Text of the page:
This past Friday, Gina and I met up with our friends Jen and Stephen to partake in a time-honored suburban pastime: going to a new shopping center within the first few weeks of its opening. Around here, that’s a dangerous proposition that could cost you untold hours of pain and frustration while wading through crowds. But with reservations in hand, we decided to try it anyway. We decided to eat dinner at the Springfield Mall.
Except it’s not the Springfield Mall anymore. It’s been reborn as the Springfield Town Center. A phoenix, rising from the ashes. Rebuilt and transformed from its previous status as a wretched hive of scum and villainy (and the home to, among other things, Mr. Watchband). The dinginess has been chiseled away to reveal the shiny new town center hiding underneath, which in an unusual twist is still pretty much a mall. But hey, it’s a nice one! The corridors, they’re so wide. The chandeliers, so sparkly. The undertone of depressing decline and inevitable deterioration – it’s gone! The Target that is attached finally flung open its inside doors once more, embracing the stylish boutique stores outside where once there was a DMV and the “V” Spa. I hope Mr. Watchband is smiling down from above.
I also hope that the other restaurants and the remainder of the food court open soon. Last weekend, the only functioning eateries were Maggiano’s (where we ate, but without the reservations we had it was going to be a three hour wait), Panda Express, and Sarku Japan. I know I definitely love Americanized Chinese food, but a place that size needs something more. The lines resembled those for the port-a-potties before a big race. With Yard House, Chuy’s, and others only opening over the next few weeks, it looks as though the developers might have jumped the gun a little bit in opening the place.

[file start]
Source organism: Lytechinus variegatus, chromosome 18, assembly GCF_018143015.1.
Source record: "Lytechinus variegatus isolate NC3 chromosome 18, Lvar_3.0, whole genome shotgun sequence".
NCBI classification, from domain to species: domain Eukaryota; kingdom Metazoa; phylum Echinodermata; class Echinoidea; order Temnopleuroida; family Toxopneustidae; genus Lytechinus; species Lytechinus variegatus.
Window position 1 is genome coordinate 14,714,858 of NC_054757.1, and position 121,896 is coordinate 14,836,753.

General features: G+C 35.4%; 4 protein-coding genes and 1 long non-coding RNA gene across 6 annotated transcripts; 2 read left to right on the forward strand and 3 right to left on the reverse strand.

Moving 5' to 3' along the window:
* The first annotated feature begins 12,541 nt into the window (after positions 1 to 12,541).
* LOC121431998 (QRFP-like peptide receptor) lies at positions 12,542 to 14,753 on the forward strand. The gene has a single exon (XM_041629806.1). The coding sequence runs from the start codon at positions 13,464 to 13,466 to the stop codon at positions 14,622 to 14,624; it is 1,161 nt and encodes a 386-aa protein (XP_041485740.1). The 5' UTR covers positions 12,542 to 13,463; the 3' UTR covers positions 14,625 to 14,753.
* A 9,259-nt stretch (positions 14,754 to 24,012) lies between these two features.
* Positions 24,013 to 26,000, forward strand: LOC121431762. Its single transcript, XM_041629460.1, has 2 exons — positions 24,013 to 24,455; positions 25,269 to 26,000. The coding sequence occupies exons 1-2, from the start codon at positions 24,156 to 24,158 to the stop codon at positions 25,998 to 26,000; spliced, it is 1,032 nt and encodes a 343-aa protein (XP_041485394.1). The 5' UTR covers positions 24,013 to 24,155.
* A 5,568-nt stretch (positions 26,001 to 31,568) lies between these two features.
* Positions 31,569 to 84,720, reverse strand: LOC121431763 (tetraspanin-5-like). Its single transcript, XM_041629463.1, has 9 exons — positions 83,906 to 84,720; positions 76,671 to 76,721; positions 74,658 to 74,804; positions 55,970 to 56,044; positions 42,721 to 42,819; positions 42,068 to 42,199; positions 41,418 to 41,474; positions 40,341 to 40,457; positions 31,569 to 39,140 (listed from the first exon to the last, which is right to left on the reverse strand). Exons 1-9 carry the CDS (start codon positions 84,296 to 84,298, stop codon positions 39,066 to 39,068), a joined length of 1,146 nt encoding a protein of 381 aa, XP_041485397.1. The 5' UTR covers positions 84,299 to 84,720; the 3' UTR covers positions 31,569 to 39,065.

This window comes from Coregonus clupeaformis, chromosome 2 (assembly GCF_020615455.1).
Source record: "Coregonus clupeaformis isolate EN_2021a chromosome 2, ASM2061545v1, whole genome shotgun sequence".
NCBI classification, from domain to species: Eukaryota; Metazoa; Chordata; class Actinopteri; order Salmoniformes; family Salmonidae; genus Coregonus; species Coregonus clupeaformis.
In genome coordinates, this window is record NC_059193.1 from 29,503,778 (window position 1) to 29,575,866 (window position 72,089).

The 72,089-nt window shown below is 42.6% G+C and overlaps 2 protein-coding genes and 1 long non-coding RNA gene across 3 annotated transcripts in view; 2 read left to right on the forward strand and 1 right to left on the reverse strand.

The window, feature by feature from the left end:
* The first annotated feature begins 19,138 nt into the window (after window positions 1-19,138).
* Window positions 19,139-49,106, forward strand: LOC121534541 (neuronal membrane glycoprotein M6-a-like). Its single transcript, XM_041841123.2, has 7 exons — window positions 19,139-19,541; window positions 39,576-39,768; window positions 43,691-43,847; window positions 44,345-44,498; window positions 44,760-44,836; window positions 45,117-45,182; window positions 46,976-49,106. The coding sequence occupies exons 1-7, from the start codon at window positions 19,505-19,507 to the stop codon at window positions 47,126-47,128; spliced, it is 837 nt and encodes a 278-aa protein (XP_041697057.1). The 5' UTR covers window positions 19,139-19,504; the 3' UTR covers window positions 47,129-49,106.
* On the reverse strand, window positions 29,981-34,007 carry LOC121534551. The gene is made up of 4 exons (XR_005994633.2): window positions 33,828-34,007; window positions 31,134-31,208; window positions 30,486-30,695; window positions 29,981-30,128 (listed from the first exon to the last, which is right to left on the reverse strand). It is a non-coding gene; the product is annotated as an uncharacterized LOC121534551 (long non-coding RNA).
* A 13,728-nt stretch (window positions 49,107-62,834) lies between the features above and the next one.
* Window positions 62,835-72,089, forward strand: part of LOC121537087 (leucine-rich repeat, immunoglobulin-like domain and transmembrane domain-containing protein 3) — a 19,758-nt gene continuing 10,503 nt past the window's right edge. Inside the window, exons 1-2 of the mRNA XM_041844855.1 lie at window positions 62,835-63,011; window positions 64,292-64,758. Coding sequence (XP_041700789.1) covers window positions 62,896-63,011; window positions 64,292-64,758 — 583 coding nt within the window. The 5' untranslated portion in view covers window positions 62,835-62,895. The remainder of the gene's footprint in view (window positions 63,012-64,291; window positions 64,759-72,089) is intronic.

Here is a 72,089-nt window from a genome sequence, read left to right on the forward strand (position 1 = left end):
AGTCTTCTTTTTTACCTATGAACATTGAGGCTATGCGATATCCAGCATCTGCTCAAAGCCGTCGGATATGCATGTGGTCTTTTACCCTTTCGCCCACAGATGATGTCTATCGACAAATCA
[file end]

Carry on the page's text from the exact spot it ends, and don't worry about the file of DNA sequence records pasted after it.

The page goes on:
After our dinner, the four of us walked around the mall a bit. I was never in Northern Virginia during the old Mall’s heyday, but I generally hear people who grew up here talk about it with a mixture of fondness for what it was and regret for what it had become. Apparently, it was the mall to go to for years, but over time the clientele gradually got distracted and enticed by other, newer shopping elsewhere. This left the place open for the gangs and the other bad stuff that was bound to follow.
As we walked around, Stephen began wondering if the Town Center would suffer the same fate as its alter ego in just a few years. It is possible, but I’m staying optimistic. I think that the new restaurants, gym, and movie theater coupled with the anchor stores will make the Town Center interesting and varied enough to keep people coming back. The only thing that gave any of us pause was that many stores were still unoccupied or unopened – again, maybe the opening date was a little too early? Surely the place is at least fully leased?
While the heart of Springfield itself seems destined to stay nothing more than a jumble of roads and highway interchanges broken up by strip malls (albeit convenient ones!), I’m going to go out on a limb and say that the rebooted version of the Mall will stick around for a while.